Tuesday, April 24, 2012
We had to cancel a high school game yesterday since it snowed in the morning and the weather was at about 4 degrees Celsius for most of the day. The concern was that the athletes would be freezing after doing a full warm-up and then playing the game and that the field would be torn up if we played three rugby games on it in the day. Instead, we decided to do a short, one hour practice that would get the athletes out of the elements in only an hour and would be a high intensity and fast paced practice in order to stay warm.
Brilliantly, not a lot of the athletes dressed for the weather. One would assume, I think, that since the games were not postponed until after student arrived at school that morning that all the athletes would have brought their warm rugby clothing with them. However, that seemed not to be the case! We still have some work to do on that front.
In any case, I don't get a lot of opportunity to coach the guys at the school so we just held a practice for the boys teams. Many of the guys have had only moderate opportunity to actually play and therefore have fairly limited understanding of the game due to rugby being a late entry sport. We often think that telling athletes what to do is a better way for the athletes to learn the game and so far this approach was frustrating for a number of the athletes. However, we need to trust that the players will learn as they play (experiential learning) and that we as coaches must help them recall and highlight what they have learned.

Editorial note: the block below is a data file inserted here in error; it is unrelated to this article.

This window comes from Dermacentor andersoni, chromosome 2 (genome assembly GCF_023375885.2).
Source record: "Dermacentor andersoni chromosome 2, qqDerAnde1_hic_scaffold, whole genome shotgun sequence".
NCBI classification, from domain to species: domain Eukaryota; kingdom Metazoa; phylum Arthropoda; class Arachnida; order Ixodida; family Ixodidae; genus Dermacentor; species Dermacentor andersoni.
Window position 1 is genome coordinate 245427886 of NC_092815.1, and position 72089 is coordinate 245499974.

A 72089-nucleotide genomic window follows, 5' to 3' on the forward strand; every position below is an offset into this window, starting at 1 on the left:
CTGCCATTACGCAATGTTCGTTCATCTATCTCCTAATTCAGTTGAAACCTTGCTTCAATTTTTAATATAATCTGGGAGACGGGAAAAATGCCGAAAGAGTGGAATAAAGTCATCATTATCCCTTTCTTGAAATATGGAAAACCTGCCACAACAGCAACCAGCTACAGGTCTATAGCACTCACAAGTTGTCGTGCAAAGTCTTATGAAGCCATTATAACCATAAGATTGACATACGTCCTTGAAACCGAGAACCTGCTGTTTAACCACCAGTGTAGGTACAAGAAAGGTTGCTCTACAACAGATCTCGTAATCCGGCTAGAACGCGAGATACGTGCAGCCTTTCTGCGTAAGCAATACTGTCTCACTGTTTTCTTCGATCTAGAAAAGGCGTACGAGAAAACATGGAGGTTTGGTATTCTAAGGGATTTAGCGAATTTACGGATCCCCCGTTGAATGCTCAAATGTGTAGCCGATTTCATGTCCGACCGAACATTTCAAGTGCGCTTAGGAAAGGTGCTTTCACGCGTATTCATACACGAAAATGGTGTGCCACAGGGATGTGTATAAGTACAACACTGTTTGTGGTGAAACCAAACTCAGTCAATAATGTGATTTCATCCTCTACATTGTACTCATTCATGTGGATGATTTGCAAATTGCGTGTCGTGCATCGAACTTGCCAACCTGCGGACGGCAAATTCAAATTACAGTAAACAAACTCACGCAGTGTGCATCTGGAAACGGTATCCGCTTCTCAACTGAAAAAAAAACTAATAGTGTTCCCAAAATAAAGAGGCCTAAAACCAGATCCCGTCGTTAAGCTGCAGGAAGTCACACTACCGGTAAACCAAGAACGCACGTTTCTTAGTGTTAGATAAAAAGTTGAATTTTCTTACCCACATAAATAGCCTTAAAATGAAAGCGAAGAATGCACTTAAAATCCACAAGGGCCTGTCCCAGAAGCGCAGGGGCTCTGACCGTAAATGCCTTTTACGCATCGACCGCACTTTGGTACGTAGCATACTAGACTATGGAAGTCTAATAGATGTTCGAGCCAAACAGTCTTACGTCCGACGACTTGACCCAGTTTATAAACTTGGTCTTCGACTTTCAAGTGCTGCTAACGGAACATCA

Given the weather, we had to keep the practice moving at all times. I also wanted players to leave with a few key lessons from the time they spent on the field. The two strategies I used were to keep the game moving in the down times (ball out of bounds, knock on) by counting down and to keep the team questioning conversations to VERY brief time intervals (we really talked for 30-90 seconds before going back to the game). To keep the game moving, I had to be quite verbally involved in the practice so by counting down 5, 4, 3, 2, 1 and then saying 'go' the athletes weren't over-thinking what they needed to do, they were just doing it. They were also keeping (marginally) warmer!